Once the problem statement is determined, you can begin using the 5 Whys to determine the root cause. Ask why to the problem statement and then ask why to that again five times. Five is not a magic number; sometimes it might be two, others nine.
You should not try to jump whys, but precede one why at a time. You can test each answer to your "why" by asking, "If I remove this, will the previous answer go away?" If the answer is no, you haven’t answered why correctly and you should explore it further. If you can’t immediately answer a why, go and observe or collect data until you can see the current condition clearly enough to answer.
Because of this, you may not complete a 5 Why in one conversation, but may have to observe, collect data and other activities at each level of why. You have gotten to the end, or the root cause, when you can describe the cause of the problem in terms of an activity, connection or flow.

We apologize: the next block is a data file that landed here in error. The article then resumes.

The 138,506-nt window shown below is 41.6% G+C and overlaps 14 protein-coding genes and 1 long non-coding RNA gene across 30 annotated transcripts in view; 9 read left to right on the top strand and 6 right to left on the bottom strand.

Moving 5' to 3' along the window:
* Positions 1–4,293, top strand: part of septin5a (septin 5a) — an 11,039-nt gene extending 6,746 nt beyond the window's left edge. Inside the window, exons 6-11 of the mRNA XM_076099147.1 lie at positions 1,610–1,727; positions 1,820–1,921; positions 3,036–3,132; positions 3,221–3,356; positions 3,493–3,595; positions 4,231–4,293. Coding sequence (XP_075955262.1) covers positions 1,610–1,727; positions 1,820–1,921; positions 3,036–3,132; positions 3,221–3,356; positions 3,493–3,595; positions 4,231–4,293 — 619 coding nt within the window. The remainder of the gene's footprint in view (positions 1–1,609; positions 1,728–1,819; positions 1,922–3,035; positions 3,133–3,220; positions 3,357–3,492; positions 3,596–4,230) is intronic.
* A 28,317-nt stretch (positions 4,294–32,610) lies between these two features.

An example follows with the problem that a key piece of equipment failed.
Why did the equipment fail? Because the circuit board burned out.
Why did the circuit board burn out? Because it overheated.
Why did it overheat? Because it wasn’t getting enough air.
Why was it not getting enough air? Because the filter wasn’t changed.
Why was the filter not changed? Because there was no preventive maintenance schedule to do so.
That is now a root cause that can be solved. By focusing on the question WHY, we are more likely to avoid using the other W question: WHO.